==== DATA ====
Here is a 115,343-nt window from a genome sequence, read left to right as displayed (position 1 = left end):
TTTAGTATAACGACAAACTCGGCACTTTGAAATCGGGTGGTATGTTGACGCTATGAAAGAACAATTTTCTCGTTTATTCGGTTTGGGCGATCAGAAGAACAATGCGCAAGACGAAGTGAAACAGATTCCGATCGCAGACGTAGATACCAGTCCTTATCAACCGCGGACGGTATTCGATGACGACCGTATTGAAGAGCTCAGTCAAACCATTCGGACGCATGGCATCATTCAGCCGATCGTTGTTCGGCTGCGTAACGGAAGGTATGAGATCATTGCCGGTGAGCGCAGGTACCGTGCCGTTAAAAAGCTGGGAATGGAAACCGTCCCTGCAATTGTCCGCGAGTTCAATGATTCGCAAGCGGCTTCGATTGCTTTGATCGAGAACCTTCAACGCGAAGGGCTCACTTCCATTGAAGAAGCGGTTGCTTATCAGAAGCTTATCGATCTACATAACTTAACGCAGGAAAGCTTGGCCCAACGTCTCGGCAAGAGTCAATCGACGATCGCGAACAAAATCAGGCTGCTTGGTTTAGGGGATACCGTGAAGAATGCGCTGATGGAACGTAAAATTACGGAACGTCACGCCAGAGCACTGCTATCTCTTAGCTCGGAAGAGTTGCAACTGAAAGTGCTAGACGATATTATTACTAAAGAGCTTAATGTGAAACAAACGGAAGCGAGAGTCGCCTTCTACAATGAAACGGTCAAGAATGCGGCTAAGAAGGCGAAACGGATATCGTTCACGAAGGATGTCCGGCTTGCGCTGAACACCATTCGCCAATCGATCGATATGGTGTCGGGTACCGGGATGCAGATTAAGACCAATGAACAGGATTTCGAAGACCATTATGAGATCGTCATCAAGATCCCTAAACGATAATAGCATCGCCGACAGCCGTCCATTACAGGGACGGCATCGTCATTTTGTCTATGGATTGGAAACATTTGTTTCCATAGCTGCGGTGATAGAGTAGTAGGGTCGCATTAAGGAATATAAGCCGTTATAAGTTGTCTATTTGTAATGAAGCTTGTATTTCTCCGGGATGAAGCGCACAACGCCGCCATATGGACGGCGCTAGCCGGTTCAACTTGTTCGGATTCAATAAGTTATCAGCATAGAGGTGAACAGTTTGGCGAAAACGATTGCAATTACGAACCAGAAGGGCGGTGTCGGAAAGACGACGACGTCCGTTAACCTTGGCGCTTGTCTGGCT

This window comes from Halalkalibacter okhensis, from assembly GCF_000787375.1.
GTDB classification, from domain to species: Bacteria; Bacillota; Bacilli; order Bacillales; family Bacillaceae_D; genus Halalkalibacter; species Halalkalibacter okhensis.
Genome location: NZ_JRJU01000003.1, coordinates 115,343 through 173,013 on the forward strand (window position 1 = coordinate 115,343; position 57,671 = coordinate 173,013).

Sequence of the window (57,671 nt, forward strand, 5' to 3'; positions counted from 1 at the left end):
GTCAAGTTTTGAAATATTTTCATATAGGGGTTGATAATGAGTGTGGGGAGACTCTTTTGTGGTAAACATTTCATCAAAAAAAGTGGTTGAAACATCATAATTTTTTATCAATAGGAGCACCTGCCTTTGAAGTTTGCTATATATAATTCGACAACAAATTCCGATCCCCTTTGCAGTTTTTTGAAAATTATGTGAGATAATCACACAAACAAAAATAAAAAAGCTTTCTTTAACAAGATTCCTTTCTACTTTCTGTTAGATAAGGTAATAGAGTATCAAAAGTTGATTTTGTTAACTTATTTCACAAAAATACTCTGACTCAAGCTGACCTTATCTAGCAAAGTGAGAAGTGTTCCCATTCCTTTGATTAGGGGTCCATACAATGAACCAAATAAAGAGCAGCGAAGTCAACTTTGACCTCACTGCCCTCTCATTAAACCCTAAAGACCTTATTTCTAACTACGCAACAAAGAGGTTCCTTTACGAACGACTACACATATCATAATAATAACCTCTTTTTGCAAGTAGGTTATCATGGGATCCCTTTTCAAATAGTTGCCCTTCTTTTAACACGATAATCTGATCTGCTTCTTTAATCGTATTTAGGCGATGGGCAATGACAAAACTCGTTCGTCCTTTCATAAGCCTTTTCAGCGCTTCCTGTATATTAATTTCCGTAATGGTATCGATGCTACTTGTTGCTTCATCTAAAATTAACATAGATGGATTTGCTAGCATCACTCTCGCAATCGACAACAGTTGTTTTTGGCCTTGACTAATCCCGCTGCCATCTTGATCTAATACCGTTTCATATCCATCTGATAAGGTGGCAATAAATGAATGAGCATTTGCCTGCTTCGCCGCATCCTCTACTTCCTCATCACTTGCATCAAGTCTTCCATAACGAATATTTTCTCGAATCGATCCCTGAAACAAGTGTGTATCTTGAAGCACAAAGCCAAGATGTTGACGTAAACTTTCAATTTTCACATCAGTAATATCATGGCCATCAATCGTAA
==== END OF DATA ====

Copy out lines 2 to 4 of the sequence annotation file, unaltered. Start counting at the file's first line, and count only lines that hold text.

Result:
TTTAGTATAACGACAAACTCGGCACTTTGAAATCGGGTGGTATGTTGACGCTATGAAAGAACAATTTTCTCGTTTATTCGGTTTGGGCGATCAGAAGAACAATGCGCAAGACGAAGTGAAACAGATTCCGATCGCAGACGTAGATACCAGTCCTTATCAACCGCGGACGGTATTCGATGACGACCGTATTGAAGAGCTCAGTCAAACCATTCGGACGCATGGCATCATTCAGCCGATCGTTGTTCGGCTGCGTAACGGAAGGTATGAGATCATTGCCGGTGAGCGCAGGTACCGTGCCGTTAAAAAGCTGGGAATGGAAACCGTCCCTGCAATTGTCCGCGAGTTCAATGATTCGCAAGCGGCTTCGATTGCTTTGATCGAGAACCTTCAACGCGAAGGGCTCACTTCCATTGAAGAAGCGGTTGCTTATCAGAAGCTTATCGATCTACATAACTTAACGCAGGAAAGCTTGGCCCAACGTCTCGGCAAGAGTCAATCGACGATCGCGAACAAAATCAGGCTGCTTGGTTTAGGGGATACCGTGAAGAATGCGCTGATGGAACGTAAAATTACGGAACGTCACGCCAGAGCACTGCTATCTCTTAGCTCGGAAGAGTTGCAACTGAAAGTGCTAGACGATATTATTACTAAAGAGCTTAATGTGAAACAAACGGAAGCGAGAGTCGCCTTCTACAATGAAACGGTCAAGAATGCGGCTAAGAAGGCGAAACGGATATCGTTCACGAAGGATGTCCGGCTTGCGCTGAACACCATTCGCCAATCGATCGATATGGTGTCGGGTACCGGGATGCAGATTAAGACCAATGAACAGGATTTCGAAGACCATTATGAGATCGTCATCAAGATCCCTAAACGATAATAGCATCGCCGACAGCCGTCCATTACAGGGACGGCATCGTCATTTTGTCTATGGATTGGAAACATTTGTTTCCATAGCTGCGGTGATAGAGTAGTAGGGTCGCATTAAGGAATATAAGCCGTTATAAGTTGTCTATTTGTAATGAAGCTTGTATTTCTCCGGGATGAAGCGCACAACGCCGCCATATGGACGGCGCTAGCCGGTTCAACTTGTTCGGATTCAATAAGTTATCAGCATAGAGGTGAACAGTTTGGCGAAAACGATTGCAATTACGAACCAGAAGGGCGGTGTCGGAAAGACGACGACGTCCGTTAACCTTGGCGCTTGTCTGGCT

This window comes from Halalkalibacter okhensis, from assembly GCF_000787375.1.
GTDB classification, from domain to species: Bacteria; Bacillota; Bacilli; order Bacillales; family Bacillaceae_D; genus Halalkalibacter; species Halalkalibacter okhensis.